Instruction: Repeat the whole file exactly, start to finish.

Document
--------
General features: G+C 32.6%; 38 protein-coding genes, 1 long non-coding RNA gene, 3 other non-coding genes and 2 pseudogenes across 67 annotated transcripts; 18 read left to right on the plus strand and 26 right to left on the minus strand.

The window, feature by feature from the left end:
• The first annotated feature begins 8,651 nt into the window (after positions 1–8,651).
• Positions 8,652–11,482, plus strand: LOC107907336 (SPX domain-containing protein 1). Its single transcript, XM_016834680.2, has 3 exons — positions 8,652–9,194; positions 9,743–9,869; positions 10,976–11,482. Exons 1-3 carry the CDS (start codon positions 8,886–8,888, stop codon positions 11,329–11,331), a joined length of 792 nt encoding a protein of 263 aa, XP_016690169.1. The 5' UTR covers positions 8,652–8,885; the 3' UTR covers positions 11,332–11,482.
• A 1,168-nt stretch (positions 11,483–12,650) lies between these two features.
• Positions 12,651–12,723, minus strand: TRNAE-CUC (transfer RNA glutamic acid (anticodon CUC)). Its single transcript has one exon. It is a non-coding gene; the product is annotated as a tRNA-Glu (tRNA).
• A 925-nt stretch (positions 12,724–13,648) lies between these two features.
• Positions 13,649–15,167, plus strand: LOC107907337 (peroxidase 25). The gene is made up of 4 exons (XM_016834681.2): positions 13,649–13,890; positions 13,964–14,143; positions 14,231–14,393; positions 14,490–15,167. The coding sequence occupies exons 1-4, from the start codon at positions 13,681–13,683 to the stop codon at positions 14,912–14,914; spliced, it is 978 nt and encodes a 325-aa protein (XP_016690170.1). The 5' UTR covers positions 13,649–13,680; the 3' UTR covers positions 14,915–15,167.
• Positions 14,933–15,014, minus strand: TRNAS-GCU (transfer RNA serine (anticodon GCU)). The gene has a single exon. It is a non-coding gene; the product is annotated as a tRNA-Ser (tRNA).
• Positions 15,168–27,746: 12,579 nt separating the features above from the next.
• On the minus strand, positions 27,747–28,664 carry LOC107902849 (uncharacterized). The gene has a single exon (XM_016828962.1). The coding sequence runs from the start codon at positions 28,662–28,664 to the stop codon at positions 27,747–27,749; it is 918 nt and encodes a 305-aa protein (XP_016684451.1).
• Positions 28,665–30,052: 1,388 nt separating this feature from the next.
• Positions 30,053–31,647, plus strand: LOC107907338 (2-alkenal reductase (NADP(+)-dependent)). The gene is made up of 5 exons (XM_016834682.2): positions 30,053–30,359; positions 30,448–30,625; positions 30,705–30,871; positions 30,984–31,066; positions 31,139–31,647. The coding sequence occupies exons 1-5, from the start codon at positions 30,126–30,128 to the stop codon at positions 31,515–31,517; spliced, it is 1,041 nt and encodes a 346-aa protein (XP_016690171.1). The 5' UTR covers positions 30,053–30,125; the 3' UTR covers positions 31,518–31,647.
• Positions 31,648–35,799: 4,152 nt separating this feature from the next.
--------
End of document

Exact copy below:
General features: G+C 32.6%; 38 protein-coding genes, 1 long non-coding RNA gene, 3 other non-coding genes and 2 pseudogenes across 67 annotated transcripts; 18 read left to right on the plus strand and 26 right to left on the minus strand.

The window, feature by feature from the left end:
• The first annotated feature begins 8,651 nt into the window (after positions 1–8,651).
• Positions 8,652–11,482, plus strand: LOC107907336 (SPX domain-containing protein 1). Its single transcript, XM_016834680.2, has 3 exons — positions 8,652–9,194; positions 9,743–9,869; positions 10,976–11,482. Exons 1-3 carry the CDS (start codon positions 8,886–8,888, stop codon positions 11,329–11,331), a joined length of 792 nt encoding a protein of 263 aa, XP_016690169.1. The 5' UTR covers positions 8,652–8,885; the 3' UTR covers positions 11,332–11,482.
• A 1,168-nt stretch (positions 11,483–12,650) lies between these two features.
• Positions 12,651–12,723, minus strand: TRNAE-CUC (transfer RNA glutamic acid (anticodon CUC)). Its single transcript has one exon. It is a non-coding gene; the product is annotated as a tRNA-Glu (tRNA).
• A 925-nt stretch (positions 12,724–13,648) lies between these two features.
• Positions 13,649–15,167, plus strand: LOC107907337 (peroxidase 25). The gene is made up of 4 exons (XM_016834681.2): positions 13,649–13,890; positions 13,964–14,143; positions 14,231–14,393; positions 14,490–15,167. The coding sequence occupies exons 1-4, from the start codon at positions 13,681–13,683 to the stop codon at positions 14,912–14,914; spliced, it is 978 nt and encodes a 325-aa protein (XP_016690170.1). The 5' UTR covers positions 13,649–13,680; the 3' UTR covers positions 14,915–15,167.
• Positions 14,933–15,014, minus strand: TRNAS-GCU (transfer RNA serine (anticodon GCU)). The gene has a single exon. It is a non-coding gene; the product is annotated as a tRNA-Ser (tRNA).
• Positions 15,168–27,746: 12,579 nt separating the features above from the next.
• On the minus strand, positions 27,747–28,664 carry LOC107902849 (uncharacterized). The gene has a single exon (XM_016828962.1). The coding sequence runs from the start codon at positions 28,662–28,664 to the stop codon at positions 27,747–27,749; it is 918 nt and encodes a 305-aa protein (XP_016684451.1).
• Positions 28,665–30,052: 1,388 nt separating this feature from the next.
• Positions 30,053–31,647, plus strand: LOC107907338 (2-alkenal reductase (NADP(+)-dependent)). The gene is made up of 5 exons (XM_016834682.2): positions 30,053–30,359; positions 30,448–30,625; positions 30,705–30,871; positions 30,984–31,066; positions 31,139–31,647. The coding sequence occupies exons 1-5, from the start codon at positions 30,126–30,128 to the stop codon at positions 31,515–31,517; spliced, it is 1,041 nt and encodes a 346-aa protein (XP_016690171.1). The 5' UTR covers positions 30,053–30,125; the 3' UTR covers positions 31,518–31,647.
• Positions 31,648–35,799: 4,152 nt separating this feature from the next.